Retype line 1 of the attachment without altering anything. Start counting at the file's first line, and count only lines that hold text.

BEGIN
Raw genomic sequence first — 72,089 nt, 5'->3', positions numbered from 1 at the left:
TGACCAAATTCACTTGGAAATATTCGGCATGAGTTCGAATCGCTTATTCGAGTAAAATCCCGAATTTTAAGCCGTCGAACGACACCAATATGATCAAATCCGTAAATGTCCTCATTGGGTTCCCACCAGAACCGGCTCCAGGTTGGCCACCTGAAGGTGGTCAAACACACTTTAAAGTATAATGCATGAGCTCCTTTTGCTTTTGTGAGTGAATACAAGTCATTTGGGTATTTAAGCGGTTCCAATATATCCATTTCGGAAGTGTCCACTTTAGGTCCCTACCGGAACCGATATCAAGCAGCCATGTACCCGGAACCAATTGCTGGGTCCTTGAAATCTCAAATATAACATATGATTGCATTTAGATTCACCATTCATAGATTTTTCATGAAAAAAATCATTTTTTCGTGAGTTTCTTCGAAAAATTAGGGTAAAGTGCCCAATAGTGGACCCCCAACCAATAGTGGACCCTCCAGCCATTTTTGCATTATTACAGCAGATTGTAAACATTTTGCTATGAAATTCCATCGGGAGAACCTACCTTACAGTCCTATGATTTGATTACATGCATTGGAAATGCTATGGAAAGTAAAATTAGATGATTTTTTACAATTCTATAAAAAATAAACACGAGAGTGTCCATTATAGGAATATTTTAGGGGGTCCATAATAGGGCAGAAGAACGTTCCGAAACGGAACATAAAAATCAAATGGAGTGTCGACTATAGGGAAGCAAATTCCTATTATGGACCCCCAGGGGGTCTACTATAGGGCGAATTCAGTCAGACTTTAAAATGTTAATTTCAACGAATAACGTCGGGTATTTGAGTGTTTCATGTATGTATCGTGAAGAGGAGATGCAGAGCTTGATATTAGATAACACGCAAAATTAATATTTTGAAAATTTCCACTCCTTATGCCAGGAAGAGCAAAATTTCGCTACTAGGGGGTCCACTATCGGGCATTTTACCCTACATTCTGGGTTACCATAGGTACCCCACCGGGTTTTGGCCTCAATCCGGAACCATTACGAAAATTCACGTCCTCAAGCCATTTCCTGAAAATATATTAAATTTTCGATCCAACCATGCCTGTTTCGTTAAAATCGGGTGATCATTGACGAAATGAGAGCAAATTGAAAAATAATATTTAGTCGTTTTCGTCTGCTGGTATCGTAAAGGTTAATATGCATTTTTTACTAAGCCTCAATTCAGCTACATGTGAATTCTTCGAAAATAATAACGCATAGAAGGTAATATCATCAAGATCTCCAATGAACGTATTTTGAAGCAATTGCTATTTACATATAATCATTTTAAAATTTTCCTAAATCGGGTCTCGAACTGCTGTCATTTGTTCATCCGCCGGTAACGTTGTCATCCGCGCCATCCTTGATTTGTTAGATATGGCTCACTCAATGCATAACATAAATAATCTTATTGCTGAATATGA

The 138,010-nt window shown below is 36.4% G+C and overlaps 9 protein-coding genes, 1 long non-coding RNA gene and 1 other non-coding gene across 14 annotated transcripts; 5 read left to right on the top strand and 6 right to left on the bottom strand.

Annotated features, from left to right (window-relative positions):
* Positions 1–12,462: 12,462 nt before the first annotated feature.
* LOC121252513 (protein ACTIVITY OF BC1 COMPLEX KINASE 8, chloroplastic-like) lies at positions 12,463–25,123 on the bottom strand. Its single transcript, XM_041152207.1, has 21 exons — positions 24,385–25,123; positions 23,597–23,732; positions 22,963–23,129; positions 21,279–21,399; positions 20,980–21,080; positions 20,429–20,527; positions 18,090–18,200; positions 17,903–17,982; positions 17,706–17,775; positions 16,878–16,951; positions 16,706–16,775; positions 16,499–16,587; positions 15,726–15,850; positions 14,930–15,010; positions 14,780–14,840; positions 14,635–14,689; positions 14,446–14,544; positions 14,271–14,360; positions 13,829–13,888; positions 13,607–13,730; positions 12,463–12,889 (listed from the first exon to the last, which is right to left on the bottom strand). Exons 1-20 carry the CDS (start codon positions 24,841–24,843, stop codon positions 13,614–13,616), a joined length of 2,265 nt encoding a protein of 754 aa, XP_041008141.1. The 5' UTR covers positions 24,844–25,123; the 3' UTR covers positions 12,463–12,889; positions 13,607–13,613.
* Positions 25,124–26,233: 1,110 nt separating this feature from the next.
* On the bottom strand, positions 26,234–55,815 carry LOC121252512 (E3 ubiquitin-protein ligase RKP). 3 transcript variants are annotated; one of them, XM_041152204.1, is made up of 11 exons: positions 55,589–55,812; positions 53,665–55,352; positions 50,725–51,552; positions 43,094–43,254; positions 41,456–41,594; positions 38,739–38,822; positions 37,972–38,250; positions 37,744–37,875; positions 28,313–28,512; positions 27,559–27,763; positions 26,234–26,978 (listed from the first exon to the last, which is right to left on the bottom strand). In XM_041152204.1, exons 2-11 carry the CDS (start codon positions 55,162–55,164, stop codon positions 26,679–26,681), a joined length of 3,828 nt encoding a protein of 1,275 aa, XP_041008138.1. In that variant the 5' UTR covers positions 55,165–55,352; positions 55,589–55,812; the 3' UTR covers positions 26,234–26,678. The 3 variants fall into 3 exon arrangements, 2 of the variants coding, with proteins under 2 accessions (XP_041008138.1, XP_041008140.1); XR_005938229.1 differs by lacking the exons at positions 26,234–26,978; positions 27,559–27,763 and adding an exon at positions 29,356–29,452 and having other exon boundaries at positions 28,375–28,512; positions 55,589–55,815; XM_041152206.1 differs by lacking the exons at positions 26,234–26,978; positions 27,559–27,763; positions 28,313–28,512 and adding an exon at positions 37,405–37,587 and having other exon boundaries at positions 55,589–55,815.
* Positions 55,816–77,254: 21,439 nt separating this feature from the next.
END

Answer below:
Raw genomic sequence first — 72,089 nt, 5'->3', positions numbered from 1 at the left: